FIG. 7A shows another alternative embodiment showing only a bias circuitry portion 500 of a word line write driver circuit that can be used to drive a word line control coupled to the gate of M5. One will appreciate that the driver portion (not shown) can be identical to that described with reference to FIG. 6A. FIG. 7B is a signal diagram used to explain the operation of the bias circuitry 500.

The bias circuitry 500 includes NMOS transistors 502 and 504. One S/D node of transistor 502 is coupled to the LVGND node, and another S/D node of transistor 502 is coupled to VSS supply voltage. A gate of transistor 502 is coupled to receive a first mode control signal φactive provided to a first node control node, i.e., the gate of device 502. One S/D node of transistor 504 is coupled to a virtual ground node (LVGND), and another S/D node of transistor 504 is coupled to the virtual ground node. A gate of transistor 504 is coupled to receive a second mode control signal φstandby signal provided to a second node control node, i.e., the gate of device 504.

FIG. 7B shows that in an active mode, the φactive signal is HVDD (VDD+ΔV1), and the φLVSS signal is VSS-ΔV3. As a result, in an active node transistor 502 is turned on, transistor 504 is turned off, and the virtual ground node is at VSS. Thus, there is a discharge path via supply voltage VSS. Conversely, in a standby mode, the φactive signal is LVSS (VSS-ΔV2), and the φLVSS signal is VSS-ΔV1 when φstandby is Vdd. As a result, transistor 502 is turned off, transistor 504 is turned on, and the virtual ground node is at VSS-ΔV1.

The extra-low voltage LVSS can be produced by on-chip or external negative voltage generator. The generation of the boosted and reduced voltages are well known to persons skilled in the art, form no part of the present invention, and therefore, are not described herein.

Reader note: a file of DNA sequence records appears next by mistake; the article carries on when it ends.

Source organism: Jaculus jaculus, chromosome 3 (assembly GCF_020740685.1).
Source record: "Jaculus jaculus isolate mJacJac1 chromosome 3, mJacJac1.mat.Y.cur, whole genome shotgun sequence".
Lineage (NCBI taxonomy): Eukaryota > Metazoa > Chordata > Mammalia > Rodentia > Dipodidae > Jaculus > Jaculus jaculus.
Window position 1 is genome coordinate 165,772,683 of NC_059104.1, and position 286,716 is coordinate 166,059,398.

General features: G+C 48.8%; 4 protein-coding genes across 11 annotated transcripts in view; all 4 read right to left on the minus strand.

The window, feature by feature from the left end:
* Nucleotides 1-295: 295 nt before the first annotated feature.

Various modifications to the preferred embodiments can be made without departing from the spirit and scope of the invention. For example, in another alternative embodiment, for example, provides an additional address transistor in series with the transistors in position m5 or m6 in the write path. Since multiple write pass gates are connected to a given WL-W at the same time in the memory array, when WL-W is enabled, each BL-W line connected to each cell is charged or discharged according to the cell data regardless of its operation. This can cause unwanted power consumption. Wherefore, by adding one more additional address transistors in series with the m5 (and m6) of each cell, for example, it is possible to use that other transistor to write to selected cells that shares the same WL-W, thereby reducing power consumption. Thus, the foregoing description is not intended to limit the invention which is described in the appended claims.

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Classifications
U.S. Classification257/391, 257/390, 257/350, 365/154, 257/351, 438/217, 257/393, 438/276, 438/289, 257/392
International ClassificationH03K3/3565, H03K3/356, H03K3/012, H03K19/00
Cooperative ClassificationH03K3/356156, H03K3/3565, H03K3/012, G11C11/412, G11C2207/2227, H03K19/0016
European ClassificationH03K3/3565, G11C11/412, H03K19/00P6, H03K3/356G2F2, H03K3/012